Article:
Carbon’s CLIP process, launched originally on the M1 3D printer, is a resin polymer process that produces parts that need to be cleaned and cured. The significantly faster speed of the printing process itself, is offset somewhat by these post-processing steps. However, Carbon’s business model goes some way to mitigate this. First, the company’s business model is subscription based, meaning that the the costs include all the ancillary, post-processing equipment (as well as the software updates). Moreover, the 2nd generation of the technology — in the SpeedCell format, with the M2 printer — includes increasing automation for the cleaning phase. It’s all moving in the right direction.

Desktop Metal  is another company addressing some of the ancillary issues head on. DM launched its new powder metal 3D printers with full visibility of the ancillary furnace that is required post-build. In terms of part removal and support removal, the company has addressed this within its technology development to reduce the pain-staking and time required for these post-processing steps. Another trade off.

And then there is Rize: post-processing, or rather the lack thereof, is one of this company’s USP’s. I gave them a bit of a hard time a couple of months back, for using a tagline of “zero post-processing.” At the time, it was about sensationalized marketing, which I posited was actually making potential users more cynical than they might otherwise be. The point I was making is that amid its competition, the truth (ie minimal post-processing, relatively speaking) will get plenty of attention. It’s actually a very big deal when lined up against its cohorts.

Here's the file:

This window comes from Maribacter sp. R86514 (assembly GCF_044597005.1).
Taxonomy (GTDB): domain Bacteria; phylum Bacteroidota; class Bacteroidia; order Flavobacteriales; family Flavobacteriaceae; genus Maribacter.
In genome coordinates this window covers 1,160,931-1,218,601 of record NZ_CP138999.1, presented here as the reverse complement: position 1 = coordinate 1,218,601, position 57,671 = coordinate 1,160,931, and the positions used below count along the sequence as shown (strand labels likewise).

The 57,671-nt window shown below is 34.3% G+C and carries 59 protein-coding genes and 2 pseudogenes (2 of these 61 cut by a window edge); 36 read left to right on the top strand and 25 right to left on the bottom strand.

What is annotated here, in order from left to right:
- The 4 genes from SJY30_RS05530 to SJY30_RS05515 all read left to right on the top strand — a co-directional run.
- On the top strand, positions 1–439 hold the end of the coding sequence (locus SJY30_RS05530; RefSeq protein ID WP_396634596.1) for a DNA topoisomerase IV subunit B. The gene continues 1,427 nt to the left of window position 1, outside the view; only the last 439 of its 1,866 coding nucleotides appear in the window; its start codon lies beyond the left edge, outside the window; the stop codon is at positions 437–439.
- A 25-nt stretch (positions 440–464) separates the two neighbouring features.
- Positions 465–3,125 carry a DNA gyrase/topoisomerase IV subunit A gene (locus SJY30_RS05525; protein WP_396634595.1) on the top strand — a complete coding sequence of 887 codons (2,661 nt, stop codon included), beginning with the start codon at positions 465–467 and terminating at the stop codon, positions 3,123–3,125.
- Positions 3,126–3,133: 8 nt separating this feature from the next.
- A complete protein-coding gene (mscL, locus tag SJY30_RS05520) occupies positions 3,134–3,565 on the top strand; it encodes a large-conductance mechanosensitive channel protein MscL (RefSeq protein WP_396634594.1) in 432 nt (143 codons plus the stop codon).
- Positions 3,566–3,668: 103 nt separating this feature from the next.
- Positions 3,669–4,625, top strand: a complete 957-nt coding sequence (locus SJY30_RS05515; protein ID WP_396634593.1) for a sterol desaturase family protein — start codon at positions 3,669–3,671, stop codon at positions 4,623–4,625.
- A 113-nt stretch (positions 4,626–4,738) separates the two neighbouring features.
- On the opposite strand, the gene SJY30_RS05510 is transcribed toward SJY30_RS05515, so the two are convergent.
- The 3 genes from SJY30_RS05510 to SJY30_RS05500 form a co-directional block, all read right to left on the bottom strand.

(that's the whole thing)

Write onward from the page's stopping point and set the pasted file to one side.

The point here though is not about promoting any one technology over another. There is very little point in doing that these days because process selection is (and should be) application driven. The point is to raise awareness of the ancillaries required to make 3D printers work — at any level. It’s kind of like the insurance equivalent of the small print, so — ask the questions, and if possible, talk to experienced users, that’s always where you’ll find unequivocal truth.